by Andrew Hardy, CFA
Not that there aren’t enough acronyms flying around the investment world already, but today I will reference a lesser known one – only to debunk it. TANSTAAFL: “there ain’t no such thing as a free lunch”. The etymology is uncertain, but the principle is intuitive; there aren’t many things in life that come for free without some form of cost, be it direct or indirect, explicit or implicit. However, there is one (and only one) in finance – diversification. Most famously highlighted by Harry Markowitz, Nobel Laureate and pioneer of investment theory, this has underpinned several decades of progress towards building more sophisticated, more resilient approaches to portfolio management.
- Global reported cases of Covid-19 passes 10 million with over 500k deaths.
- IMF revise outlook on global economy: now forecast a -4.9% contraction vs -3.0% previously.
- Brent crude fell -2.8% ending the week at $41.0 a barrel
- Gold rose 1.6% ending the week at $1771.3 an ounce
The world economy has entered its sharpest and deepest recession since the Great Depression almost 100 years ago, yet equities are in the midst of a raging bull market. By the end of May, global equities, as measured by the MSCI World index, had returned 35% from the market bottom on 23rd March, an exact mirror of the 35% decline between the bull market peak on 19th February and the March 23rd low. The pace of both the decline and subsequent recovery, including a further gain of almost 5% in developed world equity markets in May, is without precedent.
The Great Disconnect?
by Stephen Nguyen, CFA
There are few certainties in markets and economies and with most countries globally facing what could be the worst economic collapse in the post-war era, it is surprising to see markets and most risk assets continue their remarkable rebound. The shape of the recovery in risky assets certainly looks V-shaped today, as most markets have posted gains of around 30% since bottoming near the end of March. Is this a true reflection of what is going on in the underlying economy or is there a big disconnect?
- Estimations now show that 24 of the 50 US states have a R value over 1
- Oil prices rose for the 7th week out of the last 8 as OPEC+ confirmed output cuts
- Brent crude rose 8.9% ending the week at $42.2 a barrel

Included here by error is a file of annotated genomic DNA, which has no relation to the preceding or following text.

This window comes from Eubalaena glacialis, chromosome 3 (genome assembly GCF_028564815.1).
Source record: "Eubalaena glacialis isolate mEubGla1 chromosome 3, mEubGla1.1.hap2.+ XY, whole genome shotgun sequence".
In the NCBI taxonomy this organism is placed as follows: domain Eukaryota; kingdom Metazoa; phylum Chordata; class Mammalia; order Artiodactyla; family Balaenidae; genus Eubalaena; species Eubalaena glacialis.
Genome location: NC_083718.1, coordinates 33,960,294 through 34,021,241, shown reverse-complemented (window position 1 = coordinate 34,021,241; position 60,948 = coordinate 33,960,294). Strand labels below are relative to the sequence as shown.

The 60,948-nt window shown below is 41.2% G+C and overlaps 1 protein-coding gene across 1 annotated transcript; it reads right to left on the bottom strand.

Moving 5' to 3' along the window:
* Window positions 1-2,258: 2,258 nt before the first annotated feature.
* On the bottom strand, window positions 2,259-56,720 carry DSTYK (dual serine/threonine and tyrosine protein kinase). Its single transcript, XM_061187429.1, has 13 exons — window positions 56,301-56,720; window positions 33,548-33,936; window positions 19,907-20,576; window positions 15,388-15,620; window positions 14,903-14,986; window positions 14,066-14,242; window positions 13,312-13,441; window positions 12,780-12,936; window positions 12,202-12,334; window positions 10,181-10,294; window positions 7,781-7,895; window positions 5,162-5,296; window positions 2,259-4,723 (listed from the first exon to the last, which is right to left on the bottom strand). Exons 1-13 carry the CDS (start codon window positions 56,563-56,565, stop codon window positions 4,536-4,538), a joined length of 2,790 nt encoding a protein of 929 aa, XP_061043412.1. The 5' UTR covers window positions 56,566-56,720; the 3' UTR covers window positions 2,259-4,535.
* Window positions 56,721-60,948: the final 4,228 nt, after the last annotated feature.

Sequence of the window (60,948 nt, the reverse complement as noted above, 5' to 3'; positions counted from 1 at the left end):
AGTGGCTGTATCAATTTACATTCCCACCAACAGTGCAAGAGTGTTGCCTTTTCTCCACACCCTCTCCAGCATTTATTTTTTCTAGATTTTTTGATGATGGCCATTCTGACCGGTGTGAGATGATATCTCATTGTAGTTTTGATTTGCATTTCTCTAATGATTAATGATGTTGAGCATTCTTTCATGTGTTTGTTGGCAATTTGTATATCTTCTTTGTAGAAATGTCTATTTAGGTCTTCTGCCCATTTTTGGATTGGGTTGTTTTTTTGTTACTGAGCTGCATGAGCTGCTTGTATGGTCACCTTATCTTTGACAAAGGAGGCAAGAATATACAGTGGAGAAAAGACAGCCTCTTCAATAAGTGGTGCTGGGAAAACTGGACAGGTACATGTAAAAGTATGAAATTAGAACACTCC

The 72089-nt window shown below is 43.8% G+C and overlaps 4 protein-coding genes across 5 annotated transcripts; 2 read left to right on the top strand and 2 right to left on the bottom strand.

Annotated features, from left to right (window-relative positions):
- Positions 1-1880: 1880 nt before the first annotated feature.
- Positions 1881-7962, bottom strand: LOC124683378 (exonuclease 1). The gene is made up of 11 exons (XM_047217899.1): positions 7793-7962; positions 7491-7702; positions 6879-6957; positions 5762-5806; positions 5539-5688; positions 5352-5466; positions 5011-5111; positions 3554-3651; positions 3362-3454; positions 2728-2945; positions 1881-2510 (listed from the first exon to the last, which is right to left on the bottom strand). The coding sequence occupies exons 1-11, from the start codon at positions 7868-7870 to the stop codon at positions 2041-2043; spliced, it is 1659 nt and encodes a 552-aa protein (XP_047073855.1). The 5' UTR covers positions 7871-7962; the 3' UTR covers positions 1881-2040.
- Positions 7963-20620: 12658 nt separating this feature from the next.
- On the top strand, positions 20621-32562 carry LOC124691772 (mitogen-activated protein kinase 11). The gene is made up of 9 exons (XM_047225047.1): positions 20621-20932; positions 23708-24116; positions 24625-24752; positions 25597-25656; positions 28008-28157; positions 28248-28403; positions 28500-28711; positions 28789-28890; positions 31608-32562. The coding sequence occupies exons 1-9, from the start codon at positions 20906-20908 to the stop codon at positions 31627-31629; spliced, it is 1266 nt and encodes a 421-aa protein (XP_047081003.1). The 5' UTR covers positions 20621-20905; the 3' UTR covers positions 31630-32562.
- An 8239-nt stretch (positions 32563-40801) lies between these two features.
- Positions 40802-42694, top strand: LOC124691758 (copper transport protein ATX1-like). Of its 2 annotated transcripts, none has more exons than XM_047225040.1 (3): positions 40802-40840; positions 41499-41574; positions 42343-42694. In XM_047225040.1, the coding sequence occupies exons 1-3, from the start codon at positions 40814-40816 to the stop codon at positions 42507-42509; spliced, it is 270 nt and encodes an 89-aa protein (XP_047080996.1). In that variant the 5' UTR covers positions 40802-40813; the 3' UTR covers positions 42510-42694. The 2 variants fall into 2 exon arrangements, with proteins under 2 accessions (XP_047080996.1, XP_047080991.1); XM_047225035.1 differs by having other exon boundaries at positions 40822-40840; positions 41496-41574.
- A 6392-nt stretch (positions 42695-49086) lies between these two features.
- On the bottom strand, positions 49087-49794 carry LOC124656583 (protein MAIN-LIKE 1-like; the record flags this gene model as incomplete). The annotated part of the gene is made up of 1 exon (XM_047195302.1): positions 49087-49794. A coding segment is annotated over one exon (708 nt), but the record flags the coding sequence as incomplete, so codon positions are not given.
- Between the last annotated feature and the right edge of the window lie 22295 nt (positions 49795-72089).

- Gold rose 0.8% ending the week at $1743.9 an ounce
by Jackson Franks
For those of you that don’t know, this Friday is the mid-point of summer and as I have a Swedish partner this means there will be a celebration. Midsummer, or Midsommar in Swedish, is an annual celebration in Sweden which consists of a never-ending lunch party involving flowers in your hair, dancing around a pole and singing songs while drinking unsweetened, flavoured schnapps.
If that doesn’t sound fun enough you also get to down large quantities of pickled herring served with new potatoes, chives and sour cream, an acquired taste for sure. The Midsommar celebrations coincide with the middle of the year and I find it a great time to reflect on the prior six months and what the second 6 might bring. With COVID-19 impacting the way we have worked in the first half of the year let’s look forward at what the second half of the year may entail for the office sector.
- The US’s longest expansionary cycle in history (128 months) officially ended
- US stocks suffered their worst weekly decline in almost three months
- Brent crude fell 8.4% ending the week at $38.7 a barrel
- Gold rose 2.7% ending the week at $1730.8 an ounce
Playing the odds
by Robert White, CFA
While markets continue their remarkable rebound, the most important event for many people this month will be the return of the Premier League, something that cannot come soon enough for loyal fans (particularly Liverpool supporters). The resumption of top flight football provides a welcome distraction during these trying times as the German Bundesliga has already shown, even if the atmosphere is somewhat diminished by empty stadiums. The great thing about professional sport is that so much is captured by data, the quality and depth of which is extremely rich.
- Global equities rallied to post-lockdown highs
- Big upside surprise in US jobs data
- Brent crude rallied 19.7% ending the week at $42.3 a barrel
- Gold fell 2.6% ending the week at $1685.1 an ounce
The SpaceX Factor
by Alex Harvey, CFA
On Saturday night at 22:11 hours I was fortunate enough to see the International Space Station (ISS) blazing across the darkening London skyline at 17,000mph. For budding astronomers the Star Walk app points out where and when to look, and with it orbiting over 15 times per day you’ve plenty of opportunity to view it (the stunningly clear UK skies obviously help, as does the night sky to spot it reflecting the sun from above the horizon).
- Widespread protests and riots are taking place across the US
- Trump announced that Hong Kong would no longer receive a special trade status
- Brent crude rose 0.6% ending the week at $35.3 a barrel
- Gold fell 0.3% ending the week at $1730.3 an ounce